DuPage County Family Law AttorneyChildcare, medical expenses, afterschool tutoring, clothes, and groceries are just some of the many child-related expenses parents must manage. When a child is disabled, there are often additional expenses including specialized medical care and educational serves. If your child has an intellectual disability such as autism spectrum disorder, fetal alcohol syndrome, fragile X syndrome, or down syndrome, you may be able to extend the length of time that you receive child support from your child’s other parent.

Understanding the Cost of Intellectual Disabilities  

Parents of children with disabilities often face a unique set of challenges both personally and financially. Raising neurotypical children is already expensive, but children with disabilities often require special medical care, therapy, educational services, and caregiving. The organization Autism Speaks estimates that the average lifetime cost of these services for a person with an intellectual disability is $1.4 to $2.4 million. Social Security Disability Income (SSDI) and other programs may help mitigate costs, however, government assistance is often not enough to cover all of these expenses.

Child Support May Be Extended When a Child is Disabled

Typically, Illinois child support orders last until the child turns 18 years old, graduates high school, and becomes an adult. If the child attends college, the support may be extended through his or her undergraduate degree. Children without disabilities are expected to get a job and support themselves upon reaching adulthood. However, children with intellectual disabilities may not reach this same level of financial independence.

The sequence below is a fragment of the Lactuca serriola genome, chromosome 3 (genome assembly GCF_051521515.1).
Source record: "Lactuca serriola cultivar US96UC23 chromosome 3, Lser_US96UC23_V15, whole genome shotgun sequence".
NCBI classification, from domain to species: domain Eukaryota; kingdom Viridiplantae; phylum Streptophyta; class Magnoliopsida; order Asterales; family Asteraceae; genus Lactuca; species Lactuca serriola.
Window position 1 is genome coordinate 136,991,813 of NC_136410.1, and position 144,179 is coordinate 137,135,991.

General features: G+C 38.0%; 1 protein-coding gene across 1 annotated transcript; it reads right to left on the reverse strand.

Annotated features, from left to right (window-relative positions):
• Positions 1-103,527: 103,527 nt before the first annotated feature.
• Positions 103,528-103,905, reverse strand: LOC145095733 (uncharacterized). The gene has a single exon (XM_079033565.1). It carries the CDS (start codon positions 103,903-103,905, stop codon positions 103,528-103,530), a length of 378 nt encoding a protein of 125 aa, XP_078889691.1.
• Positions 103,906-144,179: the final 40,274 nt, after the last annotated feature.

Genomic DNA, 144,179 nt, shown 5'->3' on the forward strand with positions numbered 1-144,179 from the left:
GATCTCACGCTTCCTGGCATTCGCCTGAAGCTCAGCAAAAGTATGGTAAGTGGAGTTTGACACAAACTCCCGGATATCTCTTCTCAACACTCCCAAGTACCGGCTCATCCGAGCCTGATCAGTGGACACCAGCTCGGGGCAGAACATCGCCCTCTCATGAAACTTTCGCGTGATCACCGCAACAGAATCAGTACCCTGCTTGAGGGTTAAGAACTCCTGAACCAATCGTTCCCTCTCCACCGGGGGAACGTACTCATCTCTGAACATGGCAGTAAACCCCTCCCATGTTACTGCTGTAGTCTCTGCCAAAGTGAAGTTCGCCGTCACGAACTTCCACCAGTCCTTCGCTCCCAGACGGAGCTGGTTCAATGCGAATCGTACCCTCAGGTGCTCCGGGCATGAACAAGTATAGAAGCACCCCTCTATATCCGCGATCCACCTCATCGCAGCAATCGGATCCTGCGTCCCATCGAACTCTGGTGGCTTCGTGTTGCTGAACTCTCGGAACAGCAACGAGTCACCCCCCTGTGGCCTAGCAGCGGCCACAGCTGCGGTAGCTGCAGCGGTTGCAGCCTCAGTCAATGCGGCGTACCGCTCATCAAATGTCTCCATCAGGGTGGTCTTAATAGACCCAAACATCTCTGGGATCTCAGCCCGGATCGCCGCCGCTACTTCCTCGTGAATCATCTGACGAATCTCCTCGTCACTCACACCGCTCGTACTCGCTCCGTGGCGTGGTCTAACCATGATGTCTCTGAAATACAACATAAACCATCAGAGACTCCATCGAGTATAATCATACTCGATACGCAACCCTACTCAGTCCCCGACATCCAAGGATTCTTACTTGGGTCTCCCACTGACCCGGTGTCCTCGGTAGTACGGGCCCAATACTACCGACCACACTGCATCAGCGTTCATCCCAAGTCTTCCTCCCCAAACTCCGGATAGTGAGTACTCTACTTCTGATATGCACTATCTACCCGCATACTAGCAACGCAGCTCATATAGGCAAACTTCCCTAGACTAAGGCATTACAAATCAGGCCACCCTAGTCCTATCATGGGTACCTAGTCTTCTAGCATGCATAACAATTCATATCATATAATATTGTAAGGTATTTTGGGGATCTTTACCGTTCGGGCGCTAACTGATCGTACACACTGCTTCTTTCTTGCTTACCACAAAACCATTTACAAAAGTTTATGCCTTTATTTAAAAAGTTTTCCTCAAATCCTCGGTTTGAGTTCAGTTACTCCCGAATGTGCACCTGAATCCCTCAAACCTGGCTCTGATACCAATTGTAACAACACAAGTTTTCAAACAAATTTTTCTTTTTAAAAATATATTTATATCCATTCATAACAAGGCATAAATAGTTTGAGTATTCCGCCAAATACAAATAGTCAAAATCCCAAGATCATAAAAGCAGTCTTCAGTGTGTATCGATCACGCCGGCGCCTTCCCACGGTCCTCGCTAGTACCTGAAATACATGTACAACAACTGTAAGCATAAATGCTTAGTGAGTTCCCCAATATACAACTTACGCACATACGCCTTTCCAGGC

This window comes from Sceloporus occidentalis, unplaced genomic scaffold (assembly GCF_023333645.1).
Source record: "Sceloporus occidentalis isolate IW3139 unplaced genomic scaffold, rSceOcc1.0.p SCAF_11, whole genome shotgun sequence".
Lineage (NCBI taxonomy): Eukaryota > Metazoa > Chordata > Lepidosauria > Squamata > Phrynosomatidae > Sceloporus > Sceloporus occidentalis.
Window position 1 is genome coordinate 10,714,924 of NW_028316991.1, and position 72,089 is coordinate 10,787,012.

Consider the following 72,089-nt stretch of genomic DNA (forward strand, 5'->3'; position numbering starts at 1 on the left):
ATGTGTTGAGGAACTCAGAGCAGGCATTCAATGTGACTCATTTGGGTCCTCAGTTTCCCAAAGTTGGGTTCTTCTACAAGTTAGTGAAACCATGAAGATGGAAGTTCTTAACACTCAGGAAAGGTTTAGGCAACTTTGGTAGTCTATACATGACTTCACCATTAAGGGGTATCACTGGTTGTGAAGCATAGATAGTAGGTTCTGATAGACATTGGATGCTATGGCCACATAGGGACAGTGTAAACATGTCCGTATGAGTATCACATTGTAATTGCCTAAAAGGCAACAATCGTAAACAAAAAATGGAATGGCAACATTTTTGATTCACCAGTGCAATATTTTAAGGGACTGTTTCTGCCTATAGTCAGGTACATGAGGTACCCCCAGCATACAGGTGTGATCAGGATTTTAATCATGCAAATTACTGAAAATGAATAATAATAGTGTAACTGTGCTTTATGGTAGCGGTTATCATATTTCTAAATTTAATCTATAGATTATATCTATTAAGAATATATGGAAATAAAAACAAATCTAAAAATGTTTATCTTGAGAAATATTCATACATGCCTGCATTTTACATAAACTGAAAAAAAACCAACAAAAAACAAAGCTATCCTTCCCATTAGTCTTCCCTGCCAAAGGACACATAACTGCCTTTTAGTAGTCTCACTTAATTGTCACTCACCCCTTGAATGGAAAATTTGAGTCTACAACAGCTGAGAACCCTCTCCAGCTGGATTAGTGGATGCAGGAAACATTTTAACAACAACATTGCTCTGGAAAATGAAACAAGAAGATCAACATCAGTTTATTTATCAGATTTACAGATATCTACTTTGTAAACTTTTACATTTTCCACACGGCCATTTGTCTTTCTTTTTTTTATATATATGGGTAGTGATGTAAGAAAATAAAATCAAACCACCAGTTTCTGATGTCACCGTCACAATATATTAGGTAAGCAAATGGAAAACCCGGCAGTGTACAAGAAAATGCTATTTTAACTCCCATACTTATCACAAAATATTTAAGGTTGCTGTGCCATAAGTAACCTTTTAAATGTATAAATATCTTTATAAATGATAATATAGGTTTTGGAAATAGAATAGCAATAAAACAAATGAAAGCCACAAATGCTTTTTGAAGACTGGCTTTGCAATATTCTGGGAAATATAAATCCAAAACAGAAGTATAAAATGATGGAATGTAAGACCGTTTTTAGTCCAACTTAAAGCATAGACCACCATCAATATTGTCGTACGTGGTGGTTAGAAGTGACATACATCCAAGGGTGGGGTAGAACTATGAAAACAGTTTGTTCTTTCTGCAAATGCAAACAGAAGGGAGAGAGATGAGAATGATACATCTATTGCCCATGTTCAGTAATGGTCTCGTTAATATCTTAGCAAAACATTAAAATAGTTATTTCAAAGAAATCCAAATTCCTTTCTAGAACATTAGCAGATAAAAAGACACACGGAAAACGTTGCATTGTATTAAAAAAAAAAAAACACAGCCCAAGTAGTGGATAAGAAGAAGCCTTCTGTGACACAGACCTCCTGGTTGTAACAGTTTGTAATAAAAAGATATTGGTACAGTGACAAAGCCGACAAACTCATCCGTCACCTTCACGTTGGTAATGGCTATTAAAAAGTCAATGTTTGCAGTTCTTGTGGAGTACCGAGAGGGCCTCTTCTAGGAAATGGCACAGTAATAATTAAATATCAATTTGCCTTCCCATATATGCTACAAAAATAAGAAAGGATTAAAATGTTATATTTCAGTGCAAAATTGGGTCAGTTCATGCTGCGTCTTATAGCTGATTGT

DuPage County Parenting Time LawyerSupervised visitation is a step short of cutting off a person’s parental rights entirely. It is used when having some contact with the noncustodial parent is still in the child’s best interest, but leaving the child alone with that parent would put the child in some type of danger. In supervised visitation, the noncustodial parent still gets some parenting time, however, they will be supervised by a trusted third party at all times when their child is present. This solution is not used very frequently, but it is an option in some cases. If you believe that your child’s other parent cannot safely be left alone with your child, your lawyer may recommend asking the court to allow only supervised visitation. 

When is Supervised Visitation Used?

Under Illinois law, supervised visitation can be ordered when unsupervised “visitation would seriously endanger the child’s physical, mental, moral, or emotional health.” The parent asking for supervised visitation must prove that the other parent would endanger the child in some way. It may be used if one parent is engaged in criminal activity, is abusive towards the child or other parent in any way, or has a serious mental illness or substance abuse problem. It can also be ordered if the other parent is in a romantic relationship with an individual who poses a risk of harm to the child. 

Simply having a criminal record does not suffice unless the nature of the crime suggests that the parent could be a danger to the child. Simply having a mental illness is not sufficient either unless it is severe and unmanaged. A hearing must be held and the judge will review the evidence before making a determination.